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Patricia Hodge

I was brought up in a hotel on the North East Coast, with a large ballroom which was the perfect cradle for fantasy. I corralled my poor sister into performing endless two character versions of Play for Today, Coronation Street and Sunday Night at the London Palladium. When I was ten, having been persuaded by a friend to join her, my mother took me to the Emerald City, known as London, to see Where the Rainbow Ends (an amazing annual fable with songs, ballet and pageantry). That was the moment my life changed. It was beyond anything my imagination had provided. The child that experienced that is still in everything I do.

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Tyrone Huntley

“I had a very big personality as a child; I was headstrong, passionate and loved to put on a show! Whether that was pretending to be Michael Jackson or having a tantrum in the middle of the supermarket! I joined a local children’s theatre club and learned to channel my excess energy into performance. I developed a love for acting and singing and a desire to share stories with an audience. Since then I’ve come to understand that the theatre can be the most exciting and fascinating of places because in a theatre and with just a touch of imagination you can be transported to anywhere, do anything and be anyone you want to be.”

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Celia Imrie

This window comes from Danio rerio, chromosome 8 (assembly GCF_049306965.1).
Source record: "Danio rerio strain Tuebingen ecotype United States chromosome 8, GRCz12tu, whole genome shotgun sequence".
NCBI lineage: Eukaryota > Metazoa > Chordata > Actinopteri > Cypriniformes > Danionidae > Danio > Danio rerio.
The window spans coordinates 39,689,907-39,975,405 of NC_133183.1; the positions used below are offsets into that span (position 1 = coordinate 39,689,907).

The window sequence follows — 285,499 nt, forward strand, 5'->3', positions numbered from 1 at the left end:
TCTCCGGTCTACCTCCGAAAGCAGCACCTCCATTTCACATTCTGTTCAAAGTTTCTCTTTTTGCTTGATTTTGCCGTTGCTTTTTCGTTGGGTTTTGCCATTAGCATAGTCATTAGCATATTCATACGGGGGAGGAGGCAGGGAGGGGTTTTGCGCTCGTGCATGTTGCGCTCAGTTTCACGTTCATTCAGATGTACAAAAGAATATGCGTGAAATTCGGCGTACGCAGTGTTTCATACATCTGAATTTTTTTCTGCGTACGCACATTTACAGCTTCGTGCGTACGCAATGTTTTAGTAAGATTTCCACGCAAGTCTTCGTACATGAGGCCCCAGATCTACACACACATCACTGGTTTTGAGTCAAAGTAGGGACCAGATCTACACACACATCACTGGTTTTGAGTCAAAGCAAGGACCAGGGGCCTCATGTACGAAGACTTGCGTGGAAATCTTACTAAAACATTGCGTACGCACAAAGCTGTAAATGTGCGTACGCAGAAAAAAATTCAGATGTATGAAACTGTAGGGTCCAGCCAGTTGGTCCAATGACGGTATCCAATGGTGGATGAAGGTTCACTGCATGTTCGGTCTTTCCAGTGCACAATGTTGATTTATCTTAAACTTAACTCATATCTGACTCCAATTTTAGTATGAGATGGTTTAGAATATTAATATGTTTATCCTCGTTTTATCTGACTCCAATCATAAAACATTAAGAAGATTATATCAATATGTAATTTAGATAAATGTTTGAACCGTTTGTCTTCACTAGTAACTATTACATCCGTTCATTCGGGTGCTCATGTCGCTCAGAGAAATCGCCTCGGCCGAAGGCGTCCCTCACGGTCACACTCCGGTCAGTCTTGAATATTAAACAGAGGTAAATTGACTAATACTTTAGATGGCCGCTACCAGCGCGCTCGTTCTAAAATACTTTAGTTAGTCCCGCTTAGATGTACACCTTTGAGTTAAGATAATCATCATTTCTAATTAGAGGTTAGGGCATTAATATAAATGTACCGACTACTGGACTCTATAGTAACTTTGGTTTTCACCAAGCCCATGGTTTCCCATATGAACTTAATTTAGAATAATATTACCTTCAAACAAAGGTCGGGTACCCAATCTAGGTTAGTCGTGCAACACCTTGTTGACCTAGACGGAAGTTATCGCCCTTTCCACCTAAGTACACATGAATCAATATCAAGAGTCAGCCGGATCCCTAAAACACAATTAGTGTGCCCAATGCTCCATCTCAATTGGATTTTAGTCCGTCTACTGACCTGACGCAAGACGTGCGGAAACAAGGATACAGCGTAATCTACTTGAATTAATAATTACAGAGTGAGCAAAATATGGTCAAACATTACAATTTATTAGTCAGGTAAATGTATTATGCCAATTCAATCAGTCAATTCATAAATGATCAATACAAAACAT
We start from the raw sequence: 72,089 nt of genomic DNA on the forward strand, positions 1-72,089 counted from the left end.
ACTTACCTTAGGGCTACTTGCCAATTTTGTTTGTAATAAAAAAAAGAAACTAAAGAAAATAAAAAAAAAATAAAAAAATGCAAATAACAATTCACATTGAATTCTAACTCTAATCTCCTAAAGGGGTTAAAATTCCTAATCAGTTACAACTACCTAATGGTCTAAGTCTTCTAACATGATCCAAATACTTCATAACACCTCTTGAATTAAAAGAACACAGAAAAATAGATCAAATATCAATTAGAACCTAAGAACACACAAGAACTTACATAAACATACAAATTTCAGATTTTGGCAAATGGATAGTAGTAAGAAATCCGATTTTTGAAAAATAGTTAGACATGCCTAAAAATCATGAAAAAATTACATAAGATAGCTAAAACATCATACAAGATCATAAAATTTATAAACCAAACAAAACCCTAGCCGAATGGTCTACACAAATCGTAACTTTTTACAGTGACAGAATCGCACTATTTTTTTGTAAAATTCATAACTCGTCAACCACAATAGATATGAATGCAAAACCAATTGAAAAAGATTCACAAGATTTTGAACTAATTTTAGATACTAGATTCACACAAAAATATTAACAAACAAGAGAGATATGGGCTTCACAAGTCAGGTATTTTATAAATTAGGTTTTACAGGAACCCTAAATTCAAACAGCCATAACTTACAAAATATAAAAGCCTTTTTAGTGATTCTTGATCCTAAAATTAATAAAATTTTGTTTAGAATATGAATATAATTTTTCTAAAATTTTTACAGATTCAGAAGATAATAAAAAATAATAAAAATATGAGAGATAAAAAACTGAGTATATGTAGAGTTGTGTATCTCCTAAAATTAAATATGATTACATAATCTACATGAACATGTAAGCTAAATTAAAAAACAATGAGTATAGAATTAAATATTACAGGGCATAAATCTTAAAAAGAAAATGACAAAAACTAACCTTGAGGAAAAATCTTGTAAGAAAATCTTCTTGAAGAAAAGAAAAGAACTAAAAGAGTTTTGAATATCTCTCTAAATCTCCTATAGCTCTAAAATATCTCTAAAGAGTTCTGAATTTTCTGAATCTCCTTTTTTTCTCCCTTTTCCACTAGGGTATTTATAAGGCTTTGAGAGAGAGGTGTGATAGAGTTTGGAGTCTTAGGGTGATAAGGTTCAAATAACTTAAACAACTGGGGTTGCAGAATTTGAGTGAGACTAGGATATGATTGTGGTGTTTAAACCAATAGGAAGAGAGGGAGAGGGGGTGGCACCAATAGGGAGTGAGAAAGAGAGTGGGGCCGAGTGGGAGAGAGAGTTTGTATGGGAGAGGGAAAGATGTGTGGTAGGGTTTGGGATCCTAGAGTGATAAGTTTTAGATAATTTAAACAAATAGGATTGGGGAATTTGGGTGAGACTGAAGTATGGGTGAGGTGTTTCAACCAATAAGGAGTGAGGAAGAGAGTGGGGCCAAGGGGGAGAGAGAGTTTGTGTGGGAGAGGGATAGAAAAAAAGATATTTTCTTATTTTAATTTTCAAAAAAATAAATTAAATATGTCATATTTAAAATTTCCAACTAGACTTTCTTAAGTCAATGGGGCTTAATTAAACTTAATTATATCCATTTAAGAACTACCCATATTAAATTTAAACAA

My inspired beginnings were, as I am sure many were, born sitting aghast in the audience of my first pantomime. The glamour, the glitter, the frights and the fantasies, captivated me utterly. And I have loved them ever since. From my very first job cast as a rat (and curiously a sausage) and chorus girl in Dick Whittington, to the heady delights of watching Stanley Baxter and Paul O'Grady as dames. I guess those first enchantments never leave you, and their magic certainly inspires you onwards.

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Adrian Lester

I was 14 when I joined the Birmingham Youth Theatre. I loved the fact that for a few short hours, we could take an audience anywhere; The Moon, a dungeon or the top of a mountain, anywhere a good story could take place. The possibilities were endless and I was hooked. Every play I saw taught me something about people I would never meet. I suppose it was the first time, I saw the skill in daydreaming, the craft in making up stories and pretending. I loved it.

Jamie Lloyd

I love everything that Mousetrap stands for and am thrilled to have been involved with their great work. When I directed James McAvoy in Macbeth, it was exciting to see so many mousetrap kids at Trafalgar Transformed - many of whom were experiencing Shakespeare for the very first time. Their comments and questions were genuinely insightful, inspiring and intriguing. I also collected an award at the Mousetrap Awards and the performances which took place at the ceremony by the young people were amazing. It was an uplifting evening. It's vital that we nurture the next generation of theatre makers and Mousetrap plays such a significant role in this. I'm totally proud to be a Patron.